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" Since once I sat upon a promontory, And heard a mermaid, on a dolphin's back, Uttering such dulcet and harmonious breath, That the rude sea grew civil at her song ; And certain stars shot madly from their spheres, To hear the sea-maid's music. "
The Dramatic Works of William Shakspeare: Midsummer night's dream. Love's ... - Page 20
by William Shakespeare - 1850 - 38 pages
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The Plays of Shakespeare: The Text Regulated by the Old Copies, and by the ...

William Shakespeare - 1853 - 884 pages
...chide downright, if I longer stay. [Exit TITANIA, with her train. Obe. Well,gothy way : thou shall udes. He presently, as greatness knows itself, Steps me a little higher than his vow Made arm'd: a certain aim he took At a fair vestal throned by the west, And loos'd his love-shaft smartly...
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The Plays of Shakespeare: The Text Regulated by the Old Copies, and by the ...

William Shakespeare - 1853 - 884 pages
...chide downright, if I longer stay. [Exit TITANIA, with her train. Obe. Well, go thy way : thou shall hakespeare (hut thou could'st not), Flying between the cold moon and the earth, Cupid all ¡mu 'il : a certain...
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The Works of William Shakespeare: Comprising His Dramatic and ..., Volume 1

William Shakespeare - 1853
...this grove, Till I torment thee for this injury. — My gentle Puck, come hither : Thou rcmcmber'st Since once I sat upon a promontory, And heard a mermaid,...spheres, To hear the sea-maid's music. Puck. I remember. 06«. That тегу time I saw (but thou could'st not,' Flying between the cold moon and the earth,...
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Dictionary of Shakespearian Quotations: Exhibiting the Most Forcible ...

William Shakespeare - 1853 - 418 pages
...ear like the sweet south, That breathes upon a bank of violets, Stealing and giving odour. TN i. 1. Once I sat upon a promontory, And heard a mermaid,...from their spheres, To hear the sea-maid's music. MN ii. 2. Let there be no noise made, my gentle friends ; Unless some dull and favourable hand Will...
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The family Shakespeare [expurgated by T. Bowdler]. in ..., Part 64, Volume 1

William Shakespeare - 1853
...from this grove, Till I torment thee for this injury. — My gentle Puck, come hither: Thou remembe ^ Since once I sat upon a promontory, And heard a mermaid...shot madly from their spheres, To hear the sea-maid's musick. Puck. I remember. Oberon. That very time I saw, but thou could'pt not, Flying between the cold...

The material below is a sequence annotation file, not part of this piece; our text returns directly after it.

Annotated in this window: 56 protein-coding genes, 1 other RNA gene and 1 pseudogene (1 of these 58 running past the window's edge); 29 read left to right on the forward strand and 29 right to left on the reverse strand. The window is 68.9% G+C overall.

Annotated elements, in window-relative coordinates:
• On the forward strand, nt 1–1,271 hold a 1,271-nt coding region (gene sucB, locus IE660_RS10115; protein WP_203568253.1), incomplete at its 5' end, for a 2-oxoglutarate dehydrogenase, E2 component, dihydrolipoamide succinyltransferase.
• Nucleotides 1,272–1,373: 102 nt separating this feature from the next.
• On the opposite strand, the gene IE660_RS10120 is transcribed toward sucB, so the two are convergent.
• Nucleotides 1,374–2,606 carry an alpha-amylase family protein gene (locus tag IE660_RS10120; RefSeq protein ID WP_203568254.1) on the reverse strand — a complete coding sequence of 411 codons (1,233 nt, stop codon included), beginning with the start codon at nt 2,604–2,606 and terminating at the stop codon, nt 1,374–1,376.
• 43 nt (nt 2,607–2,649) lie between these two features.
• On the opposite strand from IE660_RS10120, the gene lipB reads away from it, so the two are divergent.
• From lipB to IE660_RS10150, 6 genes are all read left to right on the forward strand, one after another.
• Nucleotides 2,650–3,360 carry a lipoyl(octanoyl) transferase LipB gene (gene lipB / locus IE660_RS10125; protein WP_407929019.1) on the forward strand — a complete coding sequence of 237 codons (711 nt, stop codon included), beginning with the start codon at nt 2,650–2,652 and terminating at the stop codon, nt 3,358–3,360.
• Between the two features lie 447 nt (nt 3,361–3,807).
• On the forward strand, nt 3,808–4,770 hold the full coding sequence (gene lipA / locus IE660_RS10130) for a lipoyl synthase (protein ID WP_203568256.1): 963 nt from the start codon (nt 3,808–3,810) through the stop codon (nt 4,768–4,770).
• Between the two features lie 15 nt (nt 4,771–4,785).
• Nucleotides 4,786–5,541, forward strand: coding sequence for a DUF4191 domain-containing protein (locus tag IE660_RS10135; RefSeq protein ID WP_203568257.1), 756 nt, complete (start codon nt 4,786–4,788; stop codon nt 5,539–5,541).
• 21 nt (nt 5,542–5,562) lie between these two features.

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Eminent Characters of the English Revolutionary Period

Edwin Owen Jones - 1853 - 235 pages
...that of Shakspere's drama. In the latter we have Oberon's description of the mermaid's melody : — " Once I sat upon a promontory, And heard a mermaid,...from their spheres To hear the sea-maid's music."* This is not, however, to be compared, either in force or in delicacy, with the eulogy of the enchanter...
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The Plays of William Shakspeare: Accurately Printed from the Text ..., Volume 2

William Shakespeare - 1854
...chide downright, if I longer stay. [Exeunt Titania, and her train. Obe. Well, go thy way : thou shall not from this grove, Till I torment thee for this...Flying between the cold moon and the earth, Cupid all arm'd : a certain aim he took At a fair vestal, throned by the west ; And loos'd his love-shaft smartly...
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Shakespeare's Scholar: Being Historical and Critical Studies of His Text ...

Richard Grant White - 1854 - 504 pages
...on old Hyem's chin ? How did it get there ; and when it got there, how did it stay there ? " Oberon. Thou remember'st Since once I sat upon a promontory,...certain stars shot madly from their spheres To hear the sea maid's music." How strangely felicitous the choice of epithet by Shakespeare ! and yet there is...
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The History and Antiquities of the Parish of Darlington, in the Bishoprick

William Hylton Dyer Longstaffe - Darlington (England) - 1854 - 374 pages
...a small ruinous apartment of the castle named €l)t J3rimr'sf Cljambtr. M. &fje " Thou rememberest Since once I sat upon a promontory, And heard a mermaid,...shot madly from their spheres, To hear the sea-maid's musick." Midsummer NigWi Dream. THE White Rose had ceased to bloom, but its fragrance was remembered....
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Bottom, Thou Art Translated: Political Allegory in A Midsummer Night's Dream ...

Marion (Ansel) Taylor, Marion Ansel Taylor - Literary Collections - 1973 - 255 pages
...echoed inOberon 's Vision speech, which begins: Obe. My gentle Puck, come hither. Thou rememberest Since once I sat upon a promontory, And heard a mermaid...madly from their spheres, To hear the sea-maid's music .... A Midsummer Night's Dream, II, 1, 148-154 The Earl of Hertford, whose connections with Queen Elizabeth...
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